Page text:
given we currently have compulsory 10% (by volume) bio-ethanol
a 2026 fuel could conceivably have a lot of such alcohol
so a need to permit a big fuel load (eg 3000 MJ of ethanol weighs 112.3 kg)

70 kg is the media's uninformed 'translation' of the concept for the reader's benefit
basically the teams expectations
Last edited by Tommy Cookers on Mon Apr 08, 2024 11:48 am, edited 2 times in total.

wuzak
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Re: 2025/2026 Hybrid Powerunit speculation

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FW17 wrote:
Mon Apr 08, 2024 9:24 am
gruntguru wrote:
Mon Apr 08, 2024 12:37 am
saviour stivala wrote:
Mon Apr 01, 2024 5:48 pm

When running the engine against the MGU under braking the fuel consumption goes up. (burning fuel to charge ES).
Fuel consumption is not fuel efficiency. The ICE will have its highest efficiency at somewhere near full load. Any charging of the ES should be done at the highest possible ICE efficiency to ensure each kg of fuel is converted to the maximum MJ at the tyre over the course of the race.

As you have said earlier, there is 70 kg of fuel (approximately 45 x 70 = 3150 MJ of heat energy) available during the race. If the engine is run at maximum efficiency (probably less than 50%) at all times, there will about 3150 x 50% = 1,575 MJ available to propel the car (plus any braking regen). Any peroids operating at less than peak ICE efficiency will reduce the total race energy available at the tyres.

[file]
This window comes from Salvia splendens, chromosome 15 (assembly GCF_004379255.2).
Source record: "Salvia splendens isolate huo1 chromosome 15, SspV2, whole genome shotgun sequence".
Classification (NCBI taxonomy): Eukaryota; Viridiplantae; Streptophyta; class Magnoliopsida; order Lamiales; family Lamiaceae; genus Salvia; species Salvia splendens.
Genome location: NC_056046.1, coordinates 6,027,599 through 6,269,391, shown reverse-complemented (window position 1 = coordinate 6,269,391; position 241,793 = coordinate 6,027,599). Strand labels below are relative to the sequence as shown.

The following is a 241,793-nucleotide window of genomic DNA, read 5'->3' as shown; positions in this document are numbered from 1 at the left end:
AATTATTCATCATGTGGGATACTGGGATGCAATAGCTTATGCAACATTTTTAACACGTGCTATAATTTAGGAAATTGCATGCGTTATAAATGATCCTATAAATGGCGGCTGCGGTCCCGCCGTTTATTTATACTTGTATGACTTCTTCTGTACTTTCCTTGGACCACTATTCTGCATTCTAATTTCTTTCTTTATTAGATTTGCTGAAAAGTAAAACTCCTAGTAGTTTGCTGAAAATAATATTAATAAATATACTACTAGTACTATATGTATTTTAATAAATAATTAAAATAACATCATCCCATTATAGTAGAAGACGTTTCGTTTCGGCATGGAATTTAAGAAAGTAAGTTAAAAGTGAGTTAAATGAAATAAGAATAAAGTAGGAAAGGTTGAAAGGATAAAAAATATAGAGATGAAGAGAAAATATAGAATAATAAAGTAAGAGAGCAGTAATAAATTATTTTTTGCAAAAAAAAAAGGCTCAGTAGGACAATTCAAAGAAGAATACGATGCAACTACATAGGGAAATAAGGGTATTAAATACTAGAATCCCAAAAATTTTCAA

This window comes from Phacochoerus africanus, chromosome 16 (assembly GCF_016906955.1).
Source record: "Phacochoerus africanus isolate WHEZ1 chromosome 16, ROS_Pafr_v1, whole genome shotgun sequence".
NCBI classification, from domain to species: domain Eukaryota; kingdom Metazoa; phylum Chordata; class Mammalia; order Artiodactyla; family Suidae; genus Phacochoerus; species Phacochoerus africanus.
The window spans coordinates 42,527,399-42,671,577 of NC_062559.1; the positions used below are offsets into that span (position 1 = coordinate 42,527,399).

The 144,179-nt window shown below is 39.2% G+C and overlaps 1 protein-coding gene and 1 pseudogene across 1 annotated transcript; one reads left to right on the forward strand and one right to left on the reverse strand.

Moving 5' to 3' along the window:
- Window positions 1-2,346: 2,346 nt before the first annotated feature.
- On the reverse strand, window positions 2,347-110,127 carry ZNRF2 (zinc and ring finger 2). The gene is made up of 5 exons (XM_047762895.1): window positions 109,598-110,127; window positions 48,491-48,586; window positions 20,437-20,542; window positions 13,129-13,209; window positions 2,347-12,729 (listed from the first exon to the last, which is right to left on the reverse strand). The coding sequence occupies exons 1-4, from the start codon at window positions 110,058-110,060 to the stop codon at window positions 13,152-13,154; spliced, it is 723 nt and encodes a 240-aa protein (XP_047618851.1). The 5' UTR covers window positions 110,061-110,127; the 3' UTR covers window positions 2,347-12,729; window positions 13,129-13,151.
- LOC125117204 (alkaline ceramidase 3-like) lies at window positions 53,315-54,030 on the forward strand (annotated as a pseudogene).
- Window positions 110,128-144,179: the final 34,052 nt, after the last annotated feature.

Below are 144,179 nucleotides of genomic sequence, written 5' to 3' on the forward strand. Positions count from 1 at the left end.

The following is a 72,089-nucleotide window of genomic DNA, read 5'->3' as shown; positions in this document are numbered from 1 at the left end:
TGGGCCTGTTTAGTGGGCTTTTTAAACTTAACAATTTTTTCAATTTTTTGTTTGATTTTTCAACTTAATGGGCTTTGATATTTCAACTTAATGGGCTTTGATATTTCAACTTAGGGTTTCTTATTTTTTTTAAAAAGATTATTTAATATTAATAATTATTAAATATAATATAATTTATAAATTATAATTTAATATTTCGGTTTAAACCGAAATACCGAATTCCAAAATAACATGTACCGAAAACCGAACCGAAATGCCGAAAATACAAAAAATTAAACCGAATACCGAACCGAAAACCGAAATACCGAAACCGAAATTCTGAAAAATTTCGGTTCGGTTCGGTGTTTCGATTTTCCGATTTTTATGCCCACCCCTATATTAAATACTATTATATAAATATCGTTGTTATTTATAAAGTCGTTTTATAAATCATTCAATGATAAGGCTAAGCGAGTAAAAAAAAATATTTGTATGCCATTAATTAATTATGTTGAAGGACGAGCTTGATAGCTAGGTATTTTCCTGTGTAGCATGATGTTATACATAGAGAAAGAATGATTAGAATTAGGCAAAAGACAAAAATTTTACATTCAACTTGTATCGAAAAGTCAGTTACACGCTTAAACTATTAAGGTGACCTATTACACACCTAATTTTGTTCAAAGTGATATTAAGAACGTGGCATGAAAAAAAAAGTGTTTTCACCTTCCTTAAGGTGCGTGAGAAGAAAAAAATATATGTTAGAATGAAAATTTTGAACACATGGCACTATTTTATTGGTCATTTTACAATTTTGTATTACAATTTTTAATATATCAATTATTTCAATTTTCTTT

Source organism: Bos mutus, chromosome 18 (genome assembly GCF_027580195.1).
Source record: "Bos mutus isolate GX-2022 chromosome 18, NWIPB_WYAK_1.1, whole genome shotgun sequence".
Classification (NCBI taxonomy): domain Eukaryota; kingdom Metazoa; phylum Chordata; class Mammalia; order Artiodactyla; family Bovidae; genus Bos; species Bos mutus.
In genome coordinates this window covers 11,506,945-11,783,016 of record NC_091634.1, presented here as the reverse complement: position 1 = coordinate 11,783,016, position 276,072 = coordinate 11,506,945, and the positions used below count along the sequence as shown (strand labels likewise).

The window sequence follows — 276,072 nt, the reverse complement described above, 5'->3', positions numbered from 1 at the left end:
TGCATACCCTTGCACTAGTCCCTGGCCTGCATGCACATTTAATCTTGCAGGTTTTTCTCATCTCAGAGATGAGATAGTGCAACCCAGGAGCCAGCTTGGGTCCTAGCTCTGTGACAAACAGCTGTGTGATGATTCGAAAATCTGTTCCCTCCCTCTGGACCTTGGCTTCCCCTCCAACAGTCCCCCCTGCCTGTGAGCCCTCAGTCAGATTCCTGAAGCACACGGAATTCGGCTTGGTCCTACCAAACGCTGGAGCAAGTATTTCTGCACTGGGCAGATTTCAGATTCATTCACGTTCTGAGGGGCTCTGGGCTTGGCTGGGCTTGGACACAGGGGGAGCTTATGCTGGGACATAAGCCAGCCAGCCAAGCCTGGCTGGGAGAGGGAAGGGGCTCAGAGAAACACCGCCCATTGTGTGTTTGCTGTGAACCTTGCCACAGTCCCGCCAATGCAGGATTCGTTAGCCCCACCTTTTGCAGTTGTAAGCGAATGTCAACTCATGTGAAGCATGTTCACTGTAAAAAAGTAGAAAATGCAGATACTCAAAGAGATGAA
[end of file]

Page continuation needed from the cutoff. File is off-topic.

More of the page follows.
Should the fuel weight be 70kgs?

Can it not be higher like 120 kgs? with lot lesser MJ per kg? More fuel/liquid into the cylinder is better than air, lower temperature and it should give a bigger bang.
When the current rules were introduce, the fuel flow rate was 100kg/h and the race fuel allowance was 100kg.

If we use a similar metric, the 2026 rules have a fuel energy flow rate of 3000MJ/h.

The fuel energy density is to be between 38MJ/kg and 41MJ/kg.

For 38MJ/kg the fuel woudl be 78.9kg.
For 41MJ/kg the fuel woudl be 73.2kg.

But the fuel allowance could be higher than that, since it is expected that they will have to burn more fuel to get the most from the ERS.

Suggestions were that it would be 100kg, but I am sceptical that amount would be required.

wuzak
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Re: 2025/2026 Hybrid Powerunit speculation

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gruntguru wrote:
Mon Apr 08, 2024 5:45 am
saviour stivala wrote:
Thu Apr 04, 2024 2:58 pm
Of course it is according to me. Yes. as that is the way I believe it is.
Yet you concede that the 2026 rules will allow charging under part throttle. Have you identified a rule that:
a) prohibits part throttle MGUK charging in the current regulations and -
b) no longer exists in the 2026 regulations?